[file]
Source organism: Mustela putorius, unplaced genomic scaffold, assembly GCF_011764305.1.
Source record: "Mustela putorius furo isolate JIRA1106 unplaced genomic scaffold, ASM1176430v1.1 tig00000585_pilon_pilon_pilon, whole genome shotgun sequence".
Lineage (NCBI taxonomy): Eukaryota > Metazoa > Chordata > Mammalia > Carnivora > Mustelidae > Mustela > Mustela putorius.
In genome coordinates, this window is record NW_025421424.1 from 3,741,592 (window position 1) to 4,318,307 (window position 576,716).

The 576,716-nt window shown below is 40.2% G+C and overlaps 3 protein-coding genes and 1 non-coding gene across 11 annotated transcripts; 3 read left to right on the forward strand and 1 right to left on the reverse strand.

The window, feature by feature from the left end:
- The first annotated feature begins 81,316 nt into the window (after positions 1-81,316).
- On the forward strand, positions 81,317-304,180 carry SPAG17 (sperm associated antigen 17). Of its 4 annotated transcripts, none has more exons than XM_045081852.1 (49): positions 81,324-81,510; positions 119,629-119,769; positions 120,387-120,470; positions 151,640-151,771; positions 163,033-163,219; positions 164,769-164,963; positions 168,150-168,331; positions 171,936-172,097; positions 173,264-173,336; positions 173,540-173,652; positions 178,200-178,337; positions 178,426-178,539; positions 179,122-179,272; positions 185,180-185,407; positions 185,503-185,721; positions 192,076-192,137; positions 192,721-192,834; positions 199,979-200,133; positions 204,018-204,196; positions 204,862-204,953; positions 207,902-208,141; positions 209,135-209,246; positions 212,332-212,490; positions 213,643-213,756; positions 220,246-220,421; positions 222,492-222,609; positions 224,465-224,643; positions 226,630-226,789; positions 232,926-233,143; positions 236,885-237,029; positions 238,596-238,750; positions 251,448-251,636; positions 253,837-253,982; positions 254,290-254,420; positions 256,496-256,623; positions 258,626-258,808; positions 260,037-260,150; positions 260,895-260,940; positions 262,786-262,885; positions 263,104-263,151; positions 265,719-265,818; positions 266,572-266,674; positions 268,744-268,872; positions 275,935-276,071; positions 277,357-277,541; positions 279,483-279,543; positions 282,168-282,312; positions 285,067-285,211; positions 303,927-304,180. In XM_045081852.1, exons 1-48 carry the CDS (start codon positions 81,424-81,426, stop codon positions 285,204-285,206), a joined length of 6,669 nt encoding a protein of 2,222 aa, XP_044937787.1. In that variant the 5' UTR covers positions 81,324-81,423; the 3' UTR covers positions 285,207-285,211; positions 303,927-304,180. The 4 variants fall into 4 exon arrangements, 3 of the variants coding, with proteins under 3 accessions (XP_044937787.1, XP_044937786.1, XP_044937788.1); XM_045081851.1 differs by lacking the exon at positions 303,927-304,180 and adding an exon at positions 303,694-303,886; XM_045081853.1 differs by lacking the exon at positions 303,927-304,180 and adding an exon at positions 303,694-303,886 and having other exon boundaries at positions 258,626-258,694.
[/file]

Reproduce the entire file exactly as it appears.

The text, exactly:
Source organism: Mustela putorius, unplaced genomic scaffold, assembly GCF_011764305.1.
Source record: "Mustela putorius furo isolate JIRA1106 unplaced genomic scaffold, ASM1176430v1.1 tig00000585_pilon_pilon_pilon, whole genome shotgun sequence".
Lineage (NCBI taxonomy): Eukaryota > Metazoa > Chordata > Mammalia > Carnivora > Mustelidae > Mustela > Mustela putorius.
In genome coordinates, this window is record NW_025421424.1 from 3,741,592 (window position 1) to 4,318,307 (window position 576,716).

The 576,716-nt window shown below is 40.2% G+C and overlaps 3 protein-coding genes and 1 non-coding gene across 11 annotated transcripts; 3 read left to right on the forward strand and 1 right to left on the reverse strand.

The window, feature by feature from the left end:
- The first annotated feature begins 81,316 nt into the window (after positions 1-81,316).
- On the forward strand, positions 81,317-304,180 carry SPAG17 (sperm associated antigen 17). Of its 4 annotated transcripts, none has more exons than XM_045081852.1 (49): positions 81,324-81,510; positions 119,629-119,769; positions 120,387-120,470; positions 151,640-151,771; positions 163,033-163,219; positions 164,769-164,963; positions 168,150-168,331; positions 171,936-172,097; positions 173,264-173,336; positions 173,540-173,652; positions 178,200-178,337; positions 178,426-178,539; positions 179,122-179,272; positions 185,180-185,407; positions 185,503-185,721; positions 192,076-192,137; positions 192,721-192,834; positions 199,979-200,133; positions 204,018-204,196; positions 204,862-204,953; positions 207,902-208,141; positions 209,135-209,246; positions 212,332-212,490; positions 213,643-213,756; positions 220,246-220,421; positions 222,492-222,609; positions 224,465-224,643; positions 226,630-226,789; positions 232,926-233,143; positions 236,885-237,029; positions 238,596-238,750; positions 251,448-251,636; positions 253,837-253,982; positions 254,290-254,420; positions 256,496-256,623; positions 258,626-258,808; positions 260,037-260,150; positions 260,895-260,940; positions 262,786-262,885; positions 263,104-263,151; positions 265,719-265,818; positions 266,572-266,674; positions 268,744-268,872; positions 275,935-276,071; positions 277,357-277,541; positions 279,483-279,543; positions 282,168-282,312; positions 285,067-285,211; positions 303,927-304,180. In XM_045081852.1, exons 1-48 carry the CDS (start codon positions 81,424-81,426, stop codon positions 285,204-285,206), a joined length of 6,669 nt encoding a protein of 2,222 aa, XP_044937787.1. In that variant the 5' UTR covers positions 81,324-81,423; the 3' UTR covers positions 285,207-285,211; positions 303,927-304,180. The 4 variants fall into 4 exon arrangements, 3 of the variants coding, with proteins under 3 accessions (XP_044937787.1, XP_044937786.1, XP_044937788.1); XM_045081851.1 differs by lacking the exon at positions 303,927-304,180 and adding an exon at positions 303,694-303,886; XM_045081853.1 differs by lacking the exon at positions 303,927-304,180 and adding an exon at positions 303,694-303,886 and having other exon boundaries at positions 258,626-258,694.